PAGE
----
Thursday, 28 July 2011

Non-networked biometric system to be introduced by EC

How can it prevent phantom voting? Now I understand what is meant by
Aziz's statement that there is absolutely no double voting. He refers
to voting at a single polling station.

Indelible ink is much cheaper and more effective.
Saying that there are chemicals to remove it is just that, a stupid
accusation. Just prove it first before you make any stupid accusation.
You have to remove your skin in order to remove the ink.

SPR chief: Biometric system to weed out phantom voters

by Simon Ingka Crown Posted on July 26,
2011, Tuesday

USING THUMB IDENTIFICATION: Abdul Aziz (left) gestures to reporters as
he explains about the biometric system. Next to him is Takun.

KUCHING: Phantom voters will no longer 'exist' in electoral lists once
the biometric system is used to verify registered voters' identity,
said Election Commission (SPR) chairman Tan Sri Abdul Aziz Mohd Yusof.

"Over the years, SPR has been receiving allegations and accusations on
the existence of phantom voters and it has never stopped.

"In fact there is no end to this. This system will demolish its
existence," he told a press conference after chairing a briefing on
the biometric system, postmortem on the recently-concluded state
election and SPR's monthly meeting yesterday.

He added that the system was not a new invention as it was presently
used by the Home Ministry, National Anti-Drugs Agency (AADK)
Immigrations and Police.

Abdul Aziz also pointed out to claims that some voters voted more than
once and allegations of the existence of dead voters' names in the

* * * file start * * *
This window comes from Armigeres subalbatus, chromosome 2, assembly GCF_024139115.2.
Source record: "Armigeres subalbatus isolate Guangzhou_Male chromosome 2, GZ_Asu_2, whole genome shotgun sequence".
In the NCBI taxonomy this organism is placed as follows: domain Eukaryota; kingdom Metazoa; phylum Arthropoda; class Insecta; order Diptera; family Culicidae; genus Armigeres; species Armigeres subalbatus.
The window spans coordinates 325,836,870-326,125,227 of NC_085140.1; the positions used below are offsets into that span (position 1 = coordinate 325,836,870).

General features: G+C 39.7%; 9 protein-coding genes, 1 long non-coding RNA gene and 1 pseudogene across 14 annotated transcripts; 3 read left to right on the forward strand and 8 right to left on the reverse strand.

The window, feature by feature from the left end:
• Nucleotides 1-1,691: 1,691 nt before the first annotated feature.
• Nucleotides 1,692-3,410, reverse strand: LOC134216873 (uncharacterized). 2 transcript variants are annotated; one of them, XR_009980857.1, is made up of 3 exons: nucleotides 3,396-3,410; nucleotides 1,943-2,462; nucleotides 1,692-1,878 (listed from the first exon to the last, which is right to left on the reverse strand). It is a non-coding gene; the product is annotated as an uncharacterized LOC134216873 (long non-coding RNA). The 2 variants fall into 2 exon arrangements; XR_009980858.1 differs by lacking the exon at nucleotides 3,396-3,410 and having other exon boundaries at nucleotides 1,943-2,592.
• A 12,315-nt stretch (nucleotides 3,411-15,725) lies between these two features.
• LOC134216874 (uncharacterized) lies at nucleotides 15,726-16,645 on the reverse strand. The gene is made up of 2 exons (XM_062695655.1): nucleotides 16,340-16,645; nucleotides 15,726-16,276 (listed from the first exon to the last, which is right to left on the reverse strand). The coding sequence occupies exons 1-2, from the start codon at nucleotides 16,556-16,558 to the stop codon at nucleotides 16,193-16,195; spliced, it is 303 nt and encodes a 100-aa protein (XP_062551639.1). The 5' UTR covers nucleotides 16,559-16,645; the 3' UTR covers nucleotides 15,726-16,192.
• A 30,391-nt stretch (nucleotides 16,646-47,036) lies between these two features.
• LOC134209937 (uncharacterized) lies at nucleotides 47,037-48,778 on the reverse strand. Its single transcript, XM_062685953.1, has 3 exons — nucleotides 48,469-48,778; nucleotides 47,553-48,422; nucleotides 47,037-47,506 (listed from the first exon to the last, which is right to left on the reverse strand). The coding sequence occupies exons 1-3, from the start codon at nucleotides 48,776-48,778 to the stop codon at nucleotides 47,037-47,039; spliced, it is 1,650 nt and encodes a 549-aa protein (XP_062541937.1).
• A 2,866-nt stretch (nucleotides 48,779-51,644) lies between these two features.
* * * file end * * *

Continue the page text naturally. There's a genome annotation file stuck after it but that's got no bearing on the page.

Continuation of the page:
electoral roll.

Saying that SPR had tried to use indelible ink, Abdul Aziz said the
move had to be shelved as the system unfortunately could not
accurately determine the identity of voters.

"For SPR, we just want to see the documents, whether the bearer of the
identification card (IC) is genuine, carried by the owner and not
forged. Voters also cannot carry other voters' IC and register for
that matter. By this way voters cannot cheat the system," he said.

Abdul Aziz said the system would be a standalone, whereby it would not
be connected to online networking to prevent it from being sabotaged.

"The system will have no networking and stand alone. It would be very
expensive to make it online as well."

He said the introduction of the system was part of an effort mooted by
Prime Minister Datuk Seri Najib Tun Razak to seek the best possible
way for a fair and just election process in the country.

He added that the system was on its final phase and more trial tests
and demos would be conducted to ensure its smoothness.

However, Abdul Aziz said it needed to be further enhanced before it
could be used for the coming general elections, indicating a mock
election would be conducted soon to test its efficiency.

To a question, he said SPR welcomed queries from individuals, groups
or political parties who want to know more about the system, adding it
had a fruitful meeting with Parti Islam SeMalaysia (PAS) leaders

"They (PAS) are fully supporting the idea and soon more political
parties will come and discuss with us," he said.

The cost of the system has yet to be determined.

State SPR chairman Takun Sunggah was among those present during the
press conference.

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